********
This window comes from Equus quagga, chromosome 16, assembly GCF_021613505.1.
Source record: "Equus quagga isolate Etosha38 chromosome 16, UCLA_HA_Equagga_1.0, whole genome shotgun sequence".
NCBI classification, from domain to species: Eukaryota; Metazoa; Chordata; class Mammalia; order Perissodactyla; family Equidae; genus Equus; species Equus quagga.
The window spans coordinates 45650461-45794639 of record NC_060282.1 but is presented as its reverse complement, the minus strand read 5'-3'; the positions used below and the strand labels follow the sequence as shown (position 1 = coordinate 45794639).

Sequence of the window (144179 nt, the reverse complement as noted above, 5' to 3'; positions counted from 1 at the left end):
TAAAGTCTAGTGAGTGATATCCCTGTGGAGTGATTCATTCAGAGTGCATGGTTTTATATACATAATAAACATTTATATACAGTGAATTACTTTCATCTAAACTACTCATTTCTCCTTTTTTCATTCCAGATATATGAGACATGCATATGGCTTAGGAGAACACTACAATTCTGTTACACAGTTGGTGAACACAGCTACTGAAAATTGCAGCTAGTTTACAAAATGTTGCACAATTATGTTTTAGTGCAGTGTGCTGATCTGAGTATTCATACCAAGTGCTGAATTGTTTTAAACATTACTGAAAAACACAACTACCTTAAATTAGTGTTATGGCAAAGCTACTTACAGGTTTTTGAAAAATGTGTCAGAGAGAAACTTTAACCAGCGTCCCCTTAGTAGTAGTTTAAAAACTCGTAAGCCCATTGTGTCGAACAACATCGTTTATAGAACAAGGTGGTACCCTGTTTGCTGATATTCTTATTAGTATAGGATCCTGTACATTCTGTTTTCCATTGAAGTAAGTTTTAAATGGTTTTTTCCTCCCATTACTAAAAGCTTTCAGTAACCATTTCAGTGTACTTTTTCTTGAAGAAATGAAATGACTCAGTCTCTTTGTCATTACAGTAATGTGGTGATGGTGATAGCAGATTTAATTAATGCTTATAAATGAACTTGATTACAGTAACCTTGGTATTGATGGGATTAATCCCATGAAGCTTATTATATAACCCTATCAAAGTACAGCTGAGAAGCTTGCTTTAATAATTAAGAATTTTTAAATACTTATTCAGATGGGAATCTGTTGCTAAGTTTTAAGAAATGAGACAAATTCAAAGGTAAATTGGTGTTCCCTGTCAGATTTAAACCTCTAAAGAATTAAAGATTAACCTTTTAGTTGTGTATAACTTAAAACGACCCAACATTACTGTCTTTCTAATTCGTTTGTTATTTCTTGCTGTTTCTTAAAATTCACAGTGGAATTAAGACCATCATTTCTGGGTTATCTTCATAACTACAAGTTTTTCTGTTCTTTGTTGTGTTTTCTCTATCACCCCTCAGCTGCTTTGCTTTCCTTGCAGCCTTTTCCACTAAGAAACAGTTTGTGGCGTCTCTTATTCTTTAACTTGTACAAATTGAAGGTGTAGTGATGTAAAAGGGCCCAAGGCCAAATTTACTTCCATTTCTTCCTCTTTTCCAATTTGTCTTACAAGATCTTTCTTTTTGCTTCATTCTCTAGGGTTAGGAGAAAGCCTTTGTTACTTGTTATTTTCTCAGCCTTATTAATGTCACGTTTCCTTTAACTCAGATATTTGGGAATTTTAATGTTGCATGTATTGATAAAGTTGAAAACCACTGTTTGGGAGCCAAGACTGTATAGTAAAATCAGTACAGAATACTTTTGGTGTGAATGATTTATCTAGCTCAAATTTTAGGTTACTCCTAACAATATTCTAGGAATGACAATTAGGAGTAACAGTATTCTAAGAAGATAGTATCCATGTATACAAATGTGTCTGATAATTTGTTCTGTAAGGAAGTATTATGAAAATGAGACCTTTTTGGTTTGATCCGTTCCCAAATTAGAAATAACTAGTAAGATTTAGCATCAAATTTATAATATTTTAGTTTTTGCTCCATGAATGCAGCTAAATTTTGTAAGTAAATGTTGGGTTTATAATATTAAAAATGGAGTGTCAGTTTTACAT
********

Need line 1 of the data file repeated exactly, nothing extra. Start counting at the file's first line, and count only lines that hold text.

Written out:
This window comes from Equus quagga, chromosome 16, assembly GCF_021613505.1.